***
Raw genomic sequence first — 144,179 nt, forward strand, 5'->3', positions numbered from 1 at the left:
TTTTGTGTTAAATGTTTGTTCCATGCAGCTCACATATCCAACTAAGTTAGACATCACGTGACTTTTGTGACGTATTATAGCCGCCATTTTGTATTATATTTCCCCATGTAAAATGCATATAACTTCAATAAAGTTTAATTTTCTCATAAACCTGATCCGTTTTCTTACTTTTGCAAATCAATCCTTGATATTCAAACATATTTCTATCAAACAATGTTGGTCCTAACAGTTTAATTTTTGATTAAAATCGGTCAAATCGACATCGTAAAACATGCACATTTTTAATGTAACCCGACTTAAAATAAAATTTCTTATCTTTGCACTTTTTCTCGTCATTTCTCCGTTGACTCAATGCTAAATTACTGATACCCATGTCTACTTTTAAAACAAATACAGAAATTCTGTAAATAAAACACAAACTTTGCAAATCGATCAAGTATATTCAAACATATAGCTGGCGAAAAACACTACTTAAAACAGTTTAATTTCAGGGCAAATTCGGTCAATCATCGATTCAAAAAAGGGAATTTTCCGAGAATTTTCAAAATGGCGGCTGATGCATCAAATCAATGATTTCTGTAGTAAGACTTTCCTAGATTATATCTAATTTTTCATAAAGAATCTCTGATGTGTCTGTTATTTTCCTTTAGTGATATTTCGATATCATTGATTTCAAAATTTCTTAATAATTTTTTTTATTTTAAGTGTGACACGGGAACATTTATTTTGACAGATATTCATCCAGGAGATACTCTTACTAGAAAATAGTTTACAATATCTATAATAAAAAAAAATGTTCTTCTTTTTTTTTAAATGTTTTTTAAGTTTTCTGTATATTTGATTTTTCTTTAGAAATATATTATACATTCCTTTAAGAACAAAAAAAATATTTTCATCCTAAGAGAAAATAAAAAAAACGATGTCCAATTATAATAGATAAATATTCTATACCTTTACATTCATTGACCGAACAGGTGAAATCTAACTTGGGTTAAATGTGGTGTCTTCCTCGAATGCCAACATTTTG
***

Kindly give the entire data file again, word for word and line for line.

Raw genomic sequence first — 144,179 nt, forward strand, 5'->3', positions numbered from 1 at the left:
TTTTGTGTTAAATGTTTGTTCCATGCAGCTCACATATCCAACTAAGTTAGACATCACGTGACTTTTGTGACGTATTATAGCCGCCATTTTGTATTATATTTCCCCATGTAAAATGCATATAACTTCAATAAAGTTTAATTTTCTCATAAACCTGATCCGTTTTCTTACTTTTGCAAATCAATCCTTGATATTCAAACATATTTCTATCAAACAATGTTGGTCCTAACAGTTTAATTTTTGATTAAAATCGGTCAAATCGACATCGTAAAACATGCACATTTTTAATGTAACCCGACTTAAAATAAAATTTCTTATCTTTGCACTTTTTCTCGTCATTTCTCCGTTGACTCAATGCTAAATTACTGATACCCATGTCTACTTTTAAAACAAATACAGAAATTCTGTAAATAAAACACAAACTTTGCAAATCGATCAAGTATATTCAAACATATAGCTGGCGAAAAACACTACTTAAAACAGTTTAATTTCAGGGCAAATTCGGTCAATCATCGATTCAAAAAAGGGAATTTTCCGAGAATTTTCAAAATGGCGGCTGATGCATCAAATCAATGATTTCTGTAGTAAGACTTTCCTAGATTATATCTAATTTTTCATAAAGAATCTCTGATGTGTCTGTTATTTTCCTTTAGTGATATTTCGATATCATTGATTTCAAAATTTCTTAATAATTTTTTTTATTTTAAGTGTGACACGGGAACATTTATTTTGACAGATATTCATCCAGGAGATACTCTTACTAGAAAATAGTTTACAATATCTATAATAAAAAAAAATGTTCTTCTTTTTTTTTAAATGTTTTTTAAGTTTTCTGTATATTTGATTTTTCTTTAGAAATATATTATACATTCCTTTAAGAACAAAAAAAATATTTTCATCCTAAGAGAAAATAAAAAAAACGATGTCCAATTATAATAGATAAATATTCTATACCTTTACATTCATTGACCGAACAGGTGAAATCTAACTTGGGTTAAATGTGGTGTCTTCCTCGAATGCCAACATTTTG